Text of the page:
In one of those ironies that tend to crop up in the Church’s history, the best contemporary research in habit formation has caught up to Catholic teaching. We fail because we try to change our behaviour without changing the mindset, beliefs and assumptions that underpin it.
This was all well-known to the Church Fathers. For instance, St John Chrysostom, the 4th Century Archbishop of Constantinople, wrote that “God does not inspect a person’s apparent worth, but their mindset.”
It’s the “weakness or passivity of the mindset … lying content in its sinful disposition” that, for St John, means we don’t change our bad habits and come closer to God. So here’s a few tips for making some common New Year’s Resolutions stick.
Forming an exercise habit is the most common New Year’s Resolution, but starting from scratch can seem so expensive and intimidating. Gym memberships, equipment, ridiculous outfits, and feeling self-conscious and out of shape can make it tough to get going and stick with it.
But did you know that for people who are looking to build an exercise habit the best thing to do is simply start walking? The physical and mental health benefits from taking at least a 30-minute walk each day are much higher than you’d imagine.
There’s really no reason to worry over more complicated exercise plans if you’re not already walking.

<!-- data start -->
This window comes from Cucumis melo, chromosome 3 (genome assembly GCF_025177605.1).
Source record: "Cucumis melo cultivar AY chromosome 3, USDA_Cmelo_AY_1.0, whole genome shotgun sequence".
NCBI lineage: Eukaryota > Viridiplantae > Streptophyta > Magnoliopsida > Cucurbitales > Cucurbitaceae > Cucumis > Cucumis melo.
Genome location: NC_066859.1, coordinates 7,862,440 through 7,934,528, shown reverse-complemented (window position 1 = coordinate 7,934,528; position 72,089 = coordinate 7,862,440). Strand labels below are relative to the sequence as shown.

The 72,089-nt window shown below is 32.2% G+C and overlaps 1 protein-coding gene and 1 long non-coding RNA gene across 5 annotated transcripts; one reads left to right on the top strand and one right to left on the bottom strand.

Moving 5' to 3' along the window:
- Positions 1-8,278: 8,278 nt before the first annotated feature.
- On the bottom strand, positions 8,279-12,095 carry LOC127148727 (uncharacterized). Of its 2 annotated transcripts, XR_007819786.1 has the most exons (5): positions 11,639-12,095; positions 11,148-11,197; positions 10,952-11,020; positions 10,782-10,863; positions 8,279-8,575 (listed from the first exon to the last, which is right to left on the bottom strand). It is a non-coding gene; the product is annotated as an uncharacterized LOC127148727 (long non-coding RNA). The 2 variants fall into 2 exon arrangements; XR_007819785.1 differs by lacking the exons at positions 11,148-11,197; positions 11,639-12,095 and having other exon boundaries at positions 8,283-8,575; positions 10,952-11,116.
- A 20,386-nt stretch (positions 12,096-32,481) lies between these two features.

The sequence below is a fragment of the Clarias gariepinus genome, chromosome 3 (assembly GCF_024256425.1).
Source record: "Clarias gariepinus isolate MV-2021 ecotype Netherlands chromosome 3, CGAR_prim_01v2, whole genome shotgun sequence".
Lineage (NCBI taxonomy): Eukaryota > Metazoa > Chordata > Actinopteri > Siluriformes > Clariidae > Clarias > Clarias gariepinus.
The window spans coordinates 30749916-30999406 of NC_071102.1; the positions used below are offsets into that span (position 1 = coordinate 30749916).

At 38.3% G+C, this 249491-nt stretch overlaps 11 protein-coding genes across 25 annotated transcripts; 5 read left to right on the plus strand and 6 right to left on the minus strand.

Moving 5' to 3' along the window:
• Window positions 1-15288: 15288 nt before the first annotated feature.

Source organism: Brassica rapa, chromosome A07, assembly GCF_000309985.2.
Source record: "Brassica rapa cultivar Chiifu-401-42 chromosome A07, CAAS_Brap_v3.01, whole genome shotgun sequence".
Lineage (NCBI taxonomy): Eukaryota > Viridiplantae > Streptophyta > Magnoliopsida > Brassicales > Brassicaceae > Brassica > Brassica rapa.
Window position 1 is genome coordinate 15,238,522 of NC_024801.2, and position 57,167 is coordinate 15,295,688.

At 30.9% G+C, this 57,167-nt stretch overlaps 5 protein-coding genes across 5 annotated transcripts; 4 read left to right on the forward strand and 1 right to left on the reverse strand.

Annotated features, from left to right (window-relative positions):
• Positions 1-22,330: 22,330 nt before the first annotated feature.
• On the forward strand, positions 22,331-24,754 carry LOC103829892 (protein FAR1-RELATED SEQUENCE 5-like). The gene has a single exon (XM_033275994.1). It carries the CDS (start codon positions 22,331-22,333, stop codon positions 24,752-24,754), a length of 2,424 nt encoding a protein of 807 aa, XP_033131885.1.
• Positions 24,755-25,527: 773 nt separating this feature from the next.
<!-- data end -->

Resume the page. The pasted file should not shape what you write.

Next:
So don’t fork out for memberships and gear just yet. Build an exercise habit on your own two feet first.
For everything else, YouTube is a brilliant resource for free instructional videos and motivation on everything from swimming (look up Total Immersion Swimming coach Shinji Takeuchi) to skipping ropes (the Jump Rope Dudes).
Learn your Bible, Catechism and Philosophy
To quote another Church Father, St Jerome famously said that “ignorance of the Scriptures is ignorance of Christ”.
But Scripture, theology and philosophy can be so complicated that it’s hard to know where to start. For Scripture, you can’t go wrong with the most popular Catholic Podcast in the world: The Bible in a Year with Fr Mike Schmitz. At its high point it had 450,000 daily listeners.
You will “read all the way from Genesis to Revelation, discovering how the story of salvation unfolds and how we fit into that story today”. Why not find it on your Podcast app, and put it on during your morning or evening commute? And for the Bible experts, on 1 January this year he launched a new project: The Catechism in a Year. Fr Schmitz will give the Catechism of the Catholic Church the same treatment as the Bible.
And if you’re interested in learning about philosophy, you could do a lot worse than another podcast: The History of Philosophy Without Any Gaps.
In light, easy-to-understand 25-minute episodes the host, Peter Adamson, will take you from Thales, the first Greek philosopher, through until the current day.
Cut down on Alcohol
After a few stressful years locked up indoors it’s not a surprise that many Australians want to rethink their relationship with alcohol.
But as anyone who’s made the pledge never to drink again knows, it’s easier said than done.
One hugely successful tool is a free 30-day mindset reset exercise called The Alcohol Experiment – find it on Google. You’ll walk through your drinking habits but instead of cutting down or quitting by discipline, you’ll reconsider the way you think and feel about alcohol.